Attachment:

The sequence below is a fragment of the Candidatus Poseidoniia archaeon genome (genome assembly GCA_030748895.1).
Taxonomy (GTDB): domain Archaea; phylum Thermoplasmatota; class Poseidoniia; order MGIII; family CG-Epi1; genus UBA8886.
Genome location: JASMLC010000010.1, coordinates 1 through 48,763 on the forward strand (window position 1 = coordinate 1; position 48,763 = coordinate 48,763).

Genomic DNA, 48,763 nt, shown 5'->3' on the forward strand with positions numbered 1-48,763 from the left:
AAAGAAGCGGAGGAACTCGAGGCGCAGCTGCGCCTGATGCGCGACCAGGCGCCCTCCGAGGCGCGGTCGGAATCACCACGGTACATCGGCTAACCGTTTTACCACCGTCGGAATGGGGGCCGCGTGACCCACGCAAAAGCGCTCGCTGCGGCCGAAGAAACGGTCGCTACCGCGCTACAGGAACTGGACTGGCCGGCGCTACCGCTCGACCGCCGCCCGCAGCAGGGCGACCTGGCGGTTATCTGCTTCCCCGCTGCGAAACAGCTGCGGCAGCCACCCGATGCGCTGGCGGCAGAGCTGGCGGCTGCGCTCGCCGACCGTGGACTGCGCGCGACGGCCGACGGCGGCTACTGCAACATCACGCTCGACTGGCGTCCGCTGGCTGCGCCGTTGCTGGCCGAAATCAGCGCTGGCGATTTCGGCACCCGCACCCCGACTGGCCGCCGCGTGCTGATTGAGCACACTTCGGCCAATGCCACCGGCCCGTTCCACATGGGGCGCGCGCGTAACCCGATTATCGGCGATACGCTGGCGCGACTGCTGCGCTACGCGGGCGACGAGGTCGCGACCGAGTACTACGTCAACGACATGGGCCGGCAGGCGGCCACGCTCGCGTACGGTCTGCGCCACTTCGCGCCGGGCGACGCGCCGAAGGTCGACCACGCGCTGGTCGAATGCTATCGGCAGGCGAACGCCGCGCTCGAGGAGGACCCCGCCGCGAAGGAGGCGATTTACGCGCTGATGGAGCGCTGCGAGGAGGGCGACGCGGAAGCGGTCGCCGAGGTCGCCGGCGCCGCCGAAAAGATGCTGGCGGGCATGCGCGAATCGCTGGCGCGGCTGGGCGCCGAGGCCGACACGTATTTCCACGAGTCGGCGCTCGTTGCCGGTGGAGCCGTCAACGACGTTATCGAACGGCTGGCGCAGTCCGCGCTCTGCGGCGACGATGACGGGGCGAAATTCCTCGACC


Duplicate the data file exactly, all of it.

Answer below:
The sequence below is a fragment of the Candidatus Poseidoniia archaeon genome (genome assembly GCA_030748895.1).
Taxonomy (GTDB): domain Archaea; phylum Thermoplasmatota; class Poseidoniia; order MGIII; family CG-Epi1; genus UBA8886.
Genome location: JASMLC010000010.1, coordinates 1 through 48,763 on the forward strand (window position 1 = coordinate 1; position 48,763 = coordinate 48,763).

Genomic DNA, 48,763 nt, shown 5'->3' on the forward strand with positions numbered 1-48,763 from the left:
AAAGAAGCGGAGGAACTCGAGGCGCAGCTGCGCCTGATGCGCGACCAGGCGCCCTCCGAGGCGCGGTCGGAATCACCACGGTACATCGGCTAACCGTTTTACCACCGTCGGAATGGGGGCCGCGTGACCCACGCAAAAGCGCTCGCTGCGGCCGAAGAAACGGTCGCTACCGCGCTACAGGAACTGGACTGGCCGGCGCTACCGCTCGACCGCCGCCCGCAGCAGGGCGACCTGGCGGTTATCTGCTTCCCCGCTGCGAAACAGCTGCGGCAGCCACCCGATGCGCTGGCGGCAGAGCTGGCGGCTGCGCTCGCCGACCGTGGACTGCGCGCGACGGCCGACGGCGGCTACTGCAACATCACGCTCGACTGGCGTCCGCTGGCTGCGCCGTTGCTGGCCGAAATCAGCGCTGGCGATTTCGGCACCCGCACCCCGACTGGCCGCCGCGTGCTGATTGAGCACACTTCGGCCAATGCCACCGGCCCGTTCCACATGGGGCGCGCGCGTAACCCGATTATCGGCGATACGCTGGCGCGACTGCTGCGCTACGCGGGCGACGAGGTCGCGACCGAGTACTACGTCAACGACATGGGCCGGCAGGCGGCCACGCTCGCGTACGGTCTGCGCCACTTCGCGCCGGGCGACGCGCCGAAGGTCGACCACGCGCTGGTCGAATGCTATCGGCAGGCGAACGCCGCGCTCGAGGAGGACCCCGCCGCGAAGGAGGCGATTTACGCGCTGATGGAGCGCTGCGAGGAGGGCGACGCGGAAGCGGTCGCCGAGGTCGCCGGCGCCGCCGAAAAGATGCTGGCGGGCATGCGCGAATCGCTGGCGCGGCTGGGCGCCGAGGCCGACACGTATTTCCACGAGTCGGCGCTCGTTGCCGGTGGAGCCGTCAACGACGTTATCGAACGGCTGGCGCAGTCCGCGCTCTGCGGCGACGATGACGGGGCGAAATTCCTCGACC